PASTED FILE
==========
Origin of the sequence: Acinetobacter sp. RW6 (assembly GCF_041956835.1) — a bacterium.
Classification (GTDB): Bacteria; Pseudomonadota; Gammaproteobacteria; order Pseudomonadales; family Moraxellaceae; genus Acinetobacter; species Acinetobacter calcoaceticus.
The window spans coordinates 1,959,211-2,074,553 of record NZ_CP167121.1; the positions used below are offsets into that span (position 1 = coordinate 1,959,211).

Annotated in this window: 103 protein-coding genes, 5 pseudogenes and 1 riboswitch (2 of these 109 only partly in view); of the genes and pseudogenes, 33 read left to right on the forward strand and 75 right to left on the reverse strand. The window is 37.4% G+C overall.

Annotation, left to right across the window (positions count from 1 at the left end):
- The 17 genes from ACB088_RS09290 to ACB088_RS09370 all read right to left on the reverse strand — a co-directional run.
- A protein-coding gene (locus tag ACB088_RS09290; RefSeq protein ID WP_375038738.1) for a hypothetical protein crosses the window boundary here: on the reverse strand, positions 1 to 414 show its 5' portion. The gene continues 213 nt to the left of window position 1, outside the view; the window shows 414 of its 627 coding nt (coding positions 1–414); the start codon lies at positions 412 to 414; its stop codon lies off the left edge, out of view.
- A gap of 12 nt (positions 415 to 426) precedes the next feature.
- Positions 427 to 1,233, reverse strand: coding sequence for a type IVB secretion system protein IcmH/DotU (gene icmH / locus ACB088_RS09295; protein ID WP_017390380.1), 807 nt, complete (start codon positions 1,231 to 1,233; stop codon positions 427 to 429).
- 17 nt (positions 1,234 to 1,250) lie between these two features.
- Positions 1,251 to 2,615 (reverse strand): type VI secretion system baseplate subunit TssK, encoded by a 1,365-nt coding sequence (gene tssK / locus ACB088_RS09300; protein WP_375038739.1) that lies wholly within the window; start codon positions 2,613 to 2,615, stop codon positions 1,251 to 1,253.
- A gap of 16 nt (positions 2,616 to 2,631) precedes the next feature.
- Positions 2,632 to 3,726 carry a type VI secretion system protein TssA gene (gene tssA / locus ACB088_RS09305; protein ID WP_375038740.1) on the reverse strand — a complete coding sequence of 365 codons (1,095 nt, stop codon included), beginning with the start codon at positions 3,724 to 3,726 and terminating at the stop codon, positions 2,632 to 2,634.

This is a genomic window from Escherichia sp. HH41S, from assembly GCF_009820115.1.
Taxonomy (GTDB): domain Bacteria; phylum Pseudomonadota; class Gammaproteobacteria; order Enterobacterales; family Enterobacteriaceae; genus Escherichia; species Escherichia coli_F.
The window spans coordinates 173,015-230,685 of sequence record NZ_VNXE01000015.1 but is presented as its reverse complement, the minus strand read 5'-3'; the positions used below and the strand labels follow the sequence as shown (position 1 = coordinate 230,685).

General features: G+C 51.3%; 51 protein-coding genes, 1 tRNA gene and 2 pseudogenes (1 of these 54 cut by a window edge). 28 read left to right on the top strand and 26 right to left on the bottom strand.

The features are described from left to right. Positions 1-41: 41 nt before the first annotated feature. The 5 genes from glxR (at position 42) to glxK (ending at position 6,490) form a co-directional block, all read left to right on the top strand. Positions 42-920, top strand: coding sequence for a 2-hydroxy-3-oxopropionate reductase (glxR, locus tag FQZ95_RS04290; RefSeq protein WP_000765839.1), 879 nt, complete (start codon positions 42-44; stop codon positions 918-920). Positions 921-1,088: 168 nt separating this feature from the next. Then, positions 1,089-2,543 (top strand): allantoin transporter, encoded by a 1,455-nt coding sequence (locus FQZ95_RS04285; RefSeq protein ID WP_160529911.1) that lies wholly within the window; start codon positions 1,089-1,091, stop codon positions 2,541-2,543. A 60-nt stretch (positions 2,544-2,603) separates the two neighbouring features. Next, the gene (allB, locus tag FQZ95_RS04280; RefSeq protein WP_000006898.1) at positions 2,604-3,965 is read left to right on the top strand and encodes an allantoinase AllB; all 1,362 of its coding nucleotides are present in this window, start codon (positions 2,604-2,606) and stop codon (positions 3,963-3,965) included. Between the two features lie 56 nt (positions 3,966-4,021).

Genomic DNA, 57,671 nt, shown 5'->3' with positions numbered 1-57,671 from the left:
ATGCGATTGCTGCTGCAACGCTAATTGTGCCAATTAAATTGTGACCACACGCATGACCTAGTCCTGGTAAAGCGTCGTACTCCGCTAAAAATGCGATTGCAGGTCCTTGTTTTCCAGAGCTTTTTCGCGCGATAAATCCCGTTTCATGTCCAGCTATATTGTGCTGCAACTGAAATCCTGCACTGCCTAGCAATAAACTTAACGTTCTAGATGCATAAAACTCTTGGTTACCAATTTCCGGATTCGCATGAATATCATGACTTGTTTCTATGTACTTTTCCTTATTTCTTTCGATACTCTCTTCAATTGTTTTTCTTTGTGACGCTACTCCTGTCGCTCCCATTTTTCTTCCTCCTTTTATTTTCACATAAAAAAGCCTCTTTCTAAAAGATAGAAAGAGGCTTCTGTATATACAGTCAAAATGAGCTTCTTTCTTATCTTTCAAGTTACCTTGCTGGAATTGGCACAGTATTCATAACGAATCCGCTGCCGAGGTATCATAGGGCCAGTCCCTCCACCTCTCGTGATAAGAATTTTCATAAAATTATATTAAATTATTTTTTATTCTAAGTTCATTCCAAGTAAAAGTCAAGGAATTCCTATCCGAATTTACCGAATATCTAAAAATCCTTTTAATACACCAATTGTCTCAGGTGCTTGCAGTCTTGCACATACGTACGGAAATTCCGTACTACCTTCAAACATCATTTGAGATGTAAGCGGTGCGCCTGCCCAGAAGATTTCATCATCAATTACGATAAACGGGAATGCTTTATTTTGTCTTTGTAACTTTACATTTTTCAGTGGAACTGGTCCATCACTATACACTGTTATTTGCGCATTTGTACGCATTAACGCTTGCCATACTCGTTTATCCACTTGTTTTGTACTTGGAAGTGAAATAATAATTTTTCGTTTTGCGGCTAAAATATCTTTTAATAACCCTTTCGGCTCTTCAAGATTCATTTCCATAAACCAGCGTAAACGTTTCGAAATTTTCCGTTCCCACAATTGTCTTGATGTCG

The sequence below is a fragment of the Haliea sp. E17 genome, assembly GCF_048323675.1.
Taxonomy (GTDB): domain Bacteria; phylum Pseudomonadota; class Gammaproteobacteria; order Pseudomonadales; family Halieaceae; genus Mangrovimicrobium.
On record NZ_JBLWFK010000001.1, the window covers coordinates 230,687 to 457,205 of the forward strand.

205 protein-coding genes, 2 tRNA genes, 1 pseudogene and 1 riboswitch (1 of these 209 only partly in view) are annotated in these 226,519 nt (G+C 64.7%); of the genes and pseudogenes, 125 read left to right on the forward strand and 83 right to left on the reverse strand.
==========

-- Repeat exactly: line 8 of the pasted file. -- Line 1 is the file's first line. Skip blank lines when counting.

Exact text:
- A gap of 12 nt (positions 415 to 426) precedes the next feature.